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Tag Archives: Kitshickers

Kitshickers – III.0

Kitshickers - III.0
Instrumental music: you either love it or you hate it. Generally-speaking, it’s difficult for that type of music to win me over, which is why I wasn’t a huge fan of today’s band in recent years. But as chance has it, the Luxembourgish progressive veterans, Kitshickers, are returning to their roots and have a proper vocalist again, instead of guest appearances. For their seventh album, III.0, they’ve recruited Yann Dalscheid, who was the singer of An Apple A Day for quite some time and has recently been added to the Scarred roster, to add a fresh but familiar layer to their complex sound spectrum.

For the second time in a row the band has decided to use the crowdfunding model, in order to cater to the exact needs and wants of their dedicated fanbase, and thus set out to best their previous effort. To cut to the chase, spoiler warning: they absolutely achieved that goal and then some. While their sound is still recognizably them, I feel like they’ve shed some of the overly experimental fluff in favor of a more concise and, for lack of a better word, streamlined style. Don’t get me wrong though: these six tracks are anything but simple and boring. Massive riffs coupled with hard-hitting drumming hammer you into the ground, just to pick you up again and repeat the process.

No need to lie here: the concept, birth and death, behind this new record is one that has been done a million times and yet the quintet managed to captivate me on my first listening session and have kept doing so even after the tenth time through. But be warned: if you’re going to take this ride, you better bring some spare time and the ability to let music have an effect on you, because at one hour and one minute, III.0 is not the type of record you put in while you run and grab some bread from your local shop. At least in my opinion, this is the kind of album where you only get the full experience if you listen to it with headphones and are able to forget about your surroundings.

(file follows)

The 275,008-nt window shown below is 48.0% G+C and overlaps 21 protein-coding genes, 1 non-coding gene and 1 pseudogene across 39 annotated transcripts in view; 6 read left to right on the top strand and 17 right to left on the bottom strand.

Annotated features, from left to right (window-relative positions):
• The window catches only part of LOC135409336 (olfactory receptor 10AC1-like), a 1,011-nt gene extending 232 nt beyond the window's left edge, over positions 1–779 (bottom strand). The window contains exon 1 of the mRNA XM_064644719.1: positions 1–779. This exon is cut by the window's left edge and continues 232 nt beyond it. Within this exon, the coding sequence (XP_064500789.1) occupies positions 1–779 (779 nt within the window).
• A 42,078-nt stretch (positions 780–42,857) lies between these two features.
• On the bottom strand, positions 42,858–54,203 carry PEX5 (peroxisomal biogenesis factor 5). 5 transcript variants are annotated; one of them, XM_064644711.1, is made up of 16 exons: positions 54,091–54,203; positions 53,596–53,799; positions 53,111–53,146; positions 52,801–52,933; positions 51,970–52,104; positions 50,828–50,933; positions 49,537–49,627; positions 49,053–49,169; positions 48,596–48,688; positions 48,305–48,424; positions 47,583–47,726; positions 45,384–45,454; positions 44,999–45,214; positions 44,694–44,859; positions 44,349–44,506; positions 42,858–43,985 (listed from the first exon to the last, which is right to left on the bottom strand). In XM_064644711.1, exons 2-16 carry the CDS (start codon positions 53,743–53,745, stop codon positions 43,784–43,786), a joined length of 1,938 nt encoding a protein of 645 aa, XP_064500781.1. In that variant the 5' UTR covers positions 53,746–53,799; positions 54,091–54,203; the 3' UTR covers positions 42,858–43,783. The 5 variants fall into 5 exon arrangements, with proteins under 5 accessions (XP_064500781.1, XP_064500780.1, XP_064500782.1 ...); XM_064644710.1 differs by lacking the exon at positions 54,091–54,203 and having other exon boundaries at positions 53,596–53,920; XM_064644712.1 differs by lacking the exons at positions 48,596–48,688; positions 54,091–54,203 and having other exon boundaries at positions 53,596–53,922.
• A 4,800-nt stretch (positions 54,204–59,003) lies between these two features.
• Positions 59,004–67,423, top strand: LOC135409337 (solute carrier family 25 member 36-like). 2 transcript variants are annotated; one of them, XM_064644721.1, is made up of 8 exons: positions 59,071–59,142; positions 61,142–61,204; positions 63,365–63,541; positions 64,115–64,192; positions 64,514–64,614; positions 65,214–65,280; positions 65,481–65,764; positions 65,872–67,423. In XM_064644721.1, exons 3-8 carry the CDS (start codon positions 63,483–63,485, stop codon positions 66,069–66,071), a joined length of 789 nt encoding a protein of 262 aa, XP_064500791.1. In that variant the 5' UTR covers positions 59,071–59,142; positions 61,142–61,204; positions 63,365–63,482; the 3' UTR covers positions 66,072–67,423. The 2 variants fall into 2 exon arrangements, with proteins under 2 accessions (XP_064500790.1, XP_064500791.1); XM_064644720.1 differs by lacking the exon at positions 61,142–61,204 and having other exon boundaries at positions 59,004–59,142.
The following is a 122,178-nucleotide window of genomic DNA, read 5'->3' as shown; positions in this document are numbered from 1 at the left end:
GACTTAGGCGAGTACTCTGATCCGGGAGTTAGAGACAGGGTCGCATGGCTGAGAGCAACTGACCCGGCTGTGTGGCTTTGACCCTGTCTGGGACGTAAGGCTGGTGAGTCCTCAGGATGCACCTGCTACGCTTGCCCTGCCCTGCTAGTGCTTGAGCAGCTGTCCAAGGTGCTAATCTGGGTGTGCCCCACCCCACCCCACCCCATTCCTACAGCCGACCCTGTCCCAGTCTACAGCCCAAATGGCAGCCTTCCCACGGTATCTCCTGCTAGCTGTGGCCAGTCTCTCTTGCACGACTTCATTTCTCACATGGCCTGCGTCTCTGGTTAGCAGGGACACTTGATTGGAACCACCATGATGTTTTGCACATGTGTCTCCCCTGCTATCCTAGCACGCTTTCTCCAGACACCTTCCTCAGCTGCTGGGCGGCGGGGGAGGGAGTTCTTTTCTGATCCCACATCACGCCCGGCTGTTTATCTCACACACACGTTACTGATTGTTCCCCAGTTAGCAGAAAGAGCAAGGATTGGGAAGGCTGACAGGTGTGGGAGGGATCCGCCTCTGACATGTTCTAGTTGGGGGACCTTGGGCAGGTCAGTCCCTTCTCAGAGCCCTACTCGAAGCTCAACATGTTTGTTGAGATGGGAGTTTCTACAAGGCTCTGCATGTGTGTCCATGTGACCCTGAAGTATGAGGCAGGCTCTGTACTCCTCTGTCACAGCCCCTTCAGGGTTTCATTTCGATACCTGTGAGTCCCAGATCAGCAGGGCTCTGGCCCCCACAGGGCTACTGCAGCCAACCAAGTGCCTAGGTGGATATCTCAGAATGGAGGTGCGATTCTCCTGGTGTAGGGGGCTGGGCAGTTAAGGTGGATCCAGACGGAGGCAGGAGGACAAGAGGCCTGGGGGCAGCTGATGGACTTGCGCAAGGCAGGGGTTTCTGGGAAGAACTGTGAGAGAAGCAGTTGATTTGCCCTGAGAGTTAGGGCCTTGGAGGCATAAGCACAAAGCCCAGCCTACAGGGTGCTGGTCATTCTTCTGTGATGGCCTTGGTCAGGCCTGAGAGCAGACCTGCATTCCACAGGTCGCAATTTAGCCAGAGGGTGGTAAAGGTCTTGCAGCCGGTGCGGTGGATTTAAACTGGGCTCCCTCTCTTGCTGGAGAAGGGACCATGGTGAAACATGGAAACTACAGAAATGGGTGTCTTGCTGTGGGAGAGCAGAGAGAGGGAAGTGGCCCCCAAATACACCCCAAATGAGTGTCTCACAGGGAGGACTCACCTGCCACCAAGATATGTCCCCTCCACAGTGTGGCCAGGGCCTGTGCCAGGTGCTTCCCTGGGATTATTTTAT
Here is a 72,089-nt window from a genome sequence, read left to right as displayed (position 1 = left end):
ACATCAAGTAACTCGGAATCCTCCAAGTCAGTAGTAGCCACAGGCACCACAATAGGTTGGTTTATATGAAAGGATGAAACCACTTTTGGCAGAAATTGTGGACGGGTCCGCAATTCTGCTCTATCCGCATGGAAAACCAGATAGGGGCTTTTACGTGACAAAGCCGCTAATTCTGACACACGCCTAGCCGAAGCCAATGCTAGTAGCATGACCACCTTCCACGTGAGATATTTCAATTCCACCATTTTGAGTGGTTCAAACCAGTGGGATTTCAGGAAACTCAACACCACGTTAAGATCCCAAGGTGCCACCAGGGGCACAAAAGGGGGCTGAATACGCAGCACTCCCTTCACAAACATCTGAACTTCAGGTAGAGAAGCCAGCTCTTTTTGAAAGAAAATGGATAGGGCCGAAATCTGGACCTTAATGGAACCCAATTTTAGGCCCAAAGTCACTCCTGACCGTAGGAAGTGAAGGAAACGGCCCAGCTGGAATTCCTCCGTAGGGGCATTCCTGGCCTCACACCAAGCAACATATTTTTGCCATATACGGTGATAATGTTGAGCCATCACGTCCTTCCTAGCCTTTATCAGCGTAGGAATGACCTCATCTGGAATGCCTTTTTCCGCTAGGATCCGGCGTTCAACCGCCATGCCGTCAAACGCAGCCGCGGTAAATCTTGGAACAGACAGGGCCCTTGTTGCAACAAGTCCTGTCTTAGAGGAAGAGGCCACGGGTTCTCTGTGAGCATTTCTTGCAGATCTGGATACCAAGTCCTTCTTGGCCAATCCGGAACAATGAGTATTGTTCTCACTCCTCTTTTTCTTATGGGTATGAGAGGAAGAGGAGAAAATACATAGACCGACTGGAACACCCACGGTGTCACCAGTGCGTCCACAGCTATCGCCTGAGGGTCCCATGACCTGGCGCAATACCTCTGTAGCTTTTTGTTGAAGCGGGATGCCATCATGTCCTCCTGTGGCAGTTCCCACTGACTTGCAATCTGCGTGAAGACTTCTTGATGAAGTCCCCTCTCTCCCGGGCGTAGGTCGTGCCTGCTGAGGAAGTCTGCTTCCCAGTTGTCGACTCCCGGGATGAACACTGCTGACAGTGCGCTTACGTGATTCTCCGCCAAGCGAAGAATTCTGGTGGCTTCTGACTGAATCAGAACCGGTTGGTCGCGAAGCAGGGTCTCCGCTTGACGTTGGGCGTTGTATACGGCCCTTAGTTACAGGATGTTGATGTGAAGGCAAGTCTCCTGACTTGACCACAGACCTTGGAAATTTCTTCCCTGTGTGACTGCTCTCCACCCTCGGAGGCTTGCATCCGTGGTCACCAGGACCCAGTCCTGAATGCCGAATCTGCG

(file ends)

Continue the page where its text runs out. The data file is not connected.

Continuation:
No small part of this beautifully immersive journey is due to the resurfaced (almost) permanent use of vocals. When I first read that Kitshickers got a new vocalist I was slightly excited, then upon learning who it was going to be I was initially skeptical…since I was definitely underestimating what the guy could do. Finally, when I got to listen to the finished product, I was totally blown away: I knew he could scream, growl, shout and pretty much do everything in the repertoire of a “typical metal vocalist” to a T…but when he switched to perfectly sung clean vocals after an initial scream at the beginning of the first song, I had total goosebumps that lasted for the remainder of the track.

What can I say? III.0 is not a record for everyone, especially in today’s fast food world…but if you allow yourself some time off and dive into the trip that the band has cooked up for you, I can assure you that you will not be disappointed. And if for some reason you are not into the vocals, there is the possibility for you to listen to the entire record in a purely instrumental form also. Head over to the band’s Facebook page for more information and do yourself a favor and move your butt to the Rotondes in Luxembourg this Saturday, October 22nd, since that’s where the guys will be holding the release show for their new baby! See you there!